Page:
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Thursday, Oct. 30, 2014
Life is like a MetaphorPosted Saturday, June 27, 2009, at 3:43 PM
A metaphor is a figure of speech using a word or phrase that usually means one thing to refer to something else. It's an analogy that compares two unlike elements to make a point, a comparison between two things that are not likely or obvious.
"Life is like a pair of red stilettos" is a comparison of two unlike elements to make a point. I'm not exactly certain what the point is, but it's probably very titillating.
However, "Life is like a pair of red stilettos" is actually a simile.
A simile is a comparison of two unlike things using the word "like" or "as" whereas a metaphor is a comparison of two unlike things using a variation of the verb "to be."
And such nonsensical gibberish is the precise reason I majored in mathematics in college rather than anything that involved the precision of the English language. The precision of mathematics is based on logic and reason. The precision of the English language is based on a set of rules made by some pompous Englishman with a persecution complex and limp wrists.
One of my favorite similes was uttered by General Norman Schwarzkopf during the Gulf War when he said, "Going to war without the French is like going deer hunting without an accordion."
Believe it or not, the following is a list of similes and metaphors used in essays by high school students in the land of the free and the home of the brave..
1) He was as tall as a six-foot-three tree.
2) Her vocabulary was as bad as, like, whatever.
3) The little boat gently drifted across the pond exactly the way a bowling ball wouldn't.
4) From the attic came an unearthly howl. The whole scene had an eerie, surreal quality, like when you're on vacation in another city and Jeopardy comes on at 7:00 instead of 7:30.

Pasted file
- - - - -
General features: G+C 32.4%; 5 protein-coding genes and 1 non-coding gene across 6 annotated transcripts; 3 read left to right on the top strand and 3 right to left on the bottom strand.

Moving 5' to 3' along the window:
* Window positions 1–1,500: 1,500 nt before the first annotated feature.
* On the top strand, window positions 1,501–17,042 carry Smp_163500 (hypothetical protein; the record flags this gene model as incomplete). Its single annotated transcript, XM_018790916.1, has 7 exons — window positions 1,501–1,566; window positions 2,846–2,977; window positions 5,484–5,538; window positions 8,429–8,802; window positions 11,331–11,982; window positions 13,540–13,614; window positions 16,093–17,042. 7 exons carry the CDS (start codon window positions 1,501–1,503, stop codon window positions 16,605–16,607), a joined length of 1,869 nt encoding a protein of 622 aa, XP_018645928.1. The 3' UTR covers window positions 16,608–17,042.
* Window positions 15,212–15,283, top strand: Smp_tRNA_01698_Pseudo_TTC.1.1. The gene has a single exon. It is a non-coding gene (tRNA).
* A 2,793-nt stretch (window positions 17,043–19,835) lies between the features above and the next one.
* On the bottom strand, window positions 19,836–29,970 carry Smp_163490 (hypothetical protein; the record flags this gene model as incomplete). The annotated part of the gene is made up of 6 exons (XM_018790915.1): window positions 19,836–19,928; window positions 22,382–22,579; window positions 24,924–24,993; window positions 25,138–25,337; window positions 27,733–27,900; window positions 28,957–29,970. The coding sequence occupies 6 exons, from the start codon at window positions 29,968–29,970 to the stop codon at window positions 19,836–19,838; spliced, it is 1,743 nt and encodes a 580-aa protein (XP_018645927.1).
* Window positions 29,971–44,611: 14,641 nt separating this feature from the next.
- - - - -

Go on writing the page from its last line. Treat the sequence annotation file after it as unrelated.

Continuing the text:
5) She had a deep, throaty, genuine laugh, like that sound a dog makes just before it throws up.
6) John and Mary had never met. They were like two hummingbirds who had also never met.
7) Her face was a perfect oval, like a circle that had its two sides gently compressed by a Thigh Master.
8) The revelation that his marriage of 30 years had disintegrated because of his wife's infidelity came as a rude shock, like a surcharge at a formerly surcharge-free ATM.
9) He was deeply in love. When she spoke, he thought he heard bells, as if she were a garbage truck backing up.
10) She walked into my office like a centipede with 98 legs missing.
11) He fell for her like his heart was a mob informant and she was the East River.
12) He spoke with the wisdom that can only come from experience, like a guy who went blind because he looked at a solar eclipse without one of those boxes with a pinhole in it and now goes around the country speaking at high schools about the dangers of looking at a solar eclipse without one of those boxes with a pinhole in it.
One of my old college roommates was a lot like a metaphor. He was as tall as a five-foot-eleven tree and often reminded me of a garbage truck backing up, although I don't recall hearing any bells.
Quote for the Day -- "Life is but a walking shadow, a poor player that struts and frets his hour upon the stage and then is heard from no more -- it is a tale told by an idiot, full of sound and fury, signifying nothing." Bill Shakespeare
Bret Burquest is an award-winning columnist and author of four novels. He lives in the Ozark Mountains with a dog named Buddy Lee and where red stilettos are forbidden by law. His blogs appear on several websites, including www.myspace.com/bret1111
Bret Burquest is a former award-winning columnist for The News (2001-2007) and author of four novels. He has lived in Minneapolis, Los Angeles, Miami, Atlanta, Kansas City, Memphis and the middle of the Arizona desert. After a life of blood, sweat and tears in big cities, he has finally found peace in northern Arkansas where he grows tomatoes, watches sunsets and occasionally shares the Secrets of the Universe (and beyond) with the rest of the world.